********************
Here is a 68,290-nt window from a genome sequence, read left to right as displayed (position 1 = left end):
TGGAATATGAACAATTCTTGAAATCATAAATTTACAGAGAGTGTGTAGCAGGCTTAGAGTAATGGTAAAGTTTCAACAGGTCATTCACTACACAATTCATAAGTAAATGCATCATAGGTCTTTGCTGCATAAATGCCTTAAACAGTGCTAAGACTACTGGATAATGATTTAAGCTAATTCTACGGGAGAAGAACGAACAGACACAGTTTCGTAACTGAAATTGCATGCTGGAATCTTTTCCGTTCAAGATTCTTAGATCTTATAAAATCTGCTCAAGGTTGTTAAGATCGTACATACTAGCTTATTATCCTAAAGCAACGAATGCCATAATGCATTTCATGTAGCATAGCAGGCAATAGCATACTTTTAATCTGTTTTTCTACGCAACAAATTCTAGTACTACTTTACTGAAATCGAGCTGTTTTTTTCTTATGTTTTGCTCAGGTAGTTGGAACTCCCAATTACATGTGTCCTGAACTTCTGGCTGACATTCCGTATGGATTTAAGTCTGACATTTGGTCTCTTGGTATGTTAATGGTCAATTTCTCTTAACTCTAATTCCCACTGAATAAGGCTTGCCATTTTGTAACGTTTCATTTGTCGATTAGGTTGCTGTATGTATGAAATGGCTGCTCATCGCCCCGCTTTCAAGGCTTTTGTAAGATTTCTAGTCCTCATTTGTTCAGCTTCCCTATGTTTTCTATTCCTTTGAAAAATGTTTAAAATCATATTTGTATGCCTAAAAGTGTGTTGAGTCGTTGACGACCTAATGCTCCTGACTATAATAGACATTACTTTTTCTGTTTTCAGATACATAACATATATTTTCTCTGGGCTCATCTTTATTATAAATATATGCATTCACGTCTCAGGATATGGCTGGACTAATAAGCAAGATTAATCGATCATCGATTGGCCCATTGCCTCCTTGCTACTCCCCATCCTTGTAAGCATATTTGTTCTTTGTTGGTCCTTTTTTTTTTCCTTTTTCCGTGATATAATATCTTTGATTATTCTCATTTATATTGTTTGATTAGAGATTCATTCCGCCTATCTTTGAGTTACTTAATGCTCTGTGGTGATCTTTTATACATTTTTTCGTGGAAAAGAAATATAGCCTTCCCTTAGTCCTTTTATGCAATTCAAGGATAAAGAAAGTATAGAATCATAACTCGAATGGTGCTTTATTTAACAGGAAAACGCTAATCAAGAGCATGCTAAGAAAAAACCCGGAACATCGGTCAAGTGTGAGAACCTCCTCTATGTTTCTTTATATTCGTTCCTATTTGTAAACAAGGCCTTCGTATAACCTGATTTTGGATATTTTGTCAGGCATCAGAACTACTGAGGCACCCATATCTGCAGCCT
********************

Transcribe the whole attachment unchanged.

Here is a 68,290-nt window from a genome sequence, read left to right as displayed (position 1 = left end):
TGGAATATGAACAATTCTTGAAATCATAAATTTACAGAGAGTGTGTAGCAGGCTTAGAGTAATGGTAAAGTTTCAACAGGTCATTCACTACACAATTCATAAGTAAATGCATCATAGGTCTTTGCTGCATAAATGCCTTAAACAGTGCTAAGACTACTGGATAATGATTTAAGCTAATTCTACGGGAGAAGAACGAACAGACACAGTTTCGTAACTGAAATTGCATGCTGGAATCTTTTCCGTTCAAGATTCTTAGATCTTATAAAATCTGCTCAAGGTTGTTAAGATCGTACATACTAGCTTATTATCCTAAAGCAACGAATGCCATAATGCATTTCATGTAGCATAGCAGGCAATAGCATACTTTTAATCTGTTTTTCTACGCAACAAATTCTAGTACTACTTTACTGAAATCGAGCTGTTTTTTTCTTATGTTTTGCTCAGGTAGTTGGAACTCCCAATTACATGTGTCCTGAACTTCTGGCTGACATTCCGTATGGATTTAAGTCTGACATTTGGTCTCTTGGTATGTTAATGGTCAATTTCTCTTAACTCTAATTCCCACTGAATAAGGCTTGCCATTTTGTAACGTTTCATTTGTCGATTAGGTTGCTGTATGTATGAAATGGCTGCTCATCGCCCCGCTTTCAAGGCTTTTGTAAGATTTCTAGTCCTCATTTGTTCAGCTTCCCTATGTTTTCTATTCCTTTGAAAAATGTTTAAAATCATATTTGTATGCCTAAAAGTGTGTTGAGTCGTTGACGACCTAATGCTCCTGACTATAATAGACATTACTTTTTCTGTTTTCAGATACATAACATATATTTTCTCTGGGCTCATCTTTATTATAAATATATGCATTCACGTCTCAGGATATGGCTGGACTAATAAGCAAGATTAATCGATCATCGATTGGCCCATTGCCTCCTTGCTACTCCCCATCCTTGTAAGCATATTTGTTCTTTGTTGGTCCTTTTTTTTTTCCTTTTTCCGTGATATAATATCTTTGATTATTCTCATTTATATTGTTTGATTAGAGATTCATTCCGCCTATCTTTGAGTTACTTAATGCTCTGTGGTGATCTTTTATACATTTTTTCGTGGAAAAGAAATATAGCCTTCCCTTAGTCCTTTTATGCAATTCAAGGATAAAGAAAGTATAGAATCATAACTCGAATGGTGCTTTATTTAACAGGAAAACGCTAATCAAGAGCATGCTAAGAAAAAACCCGGAACATCGGTCAAGTGTGAGAACCTCCTCTATGTTTCTTTATATTCGTTCCTATTTGTAAACAAGGCCTTCGTATAACCTGATTTTGGATATTTTGTCAGGCATCAGAACTACTGAGGCACCCATATCTGCAGCCT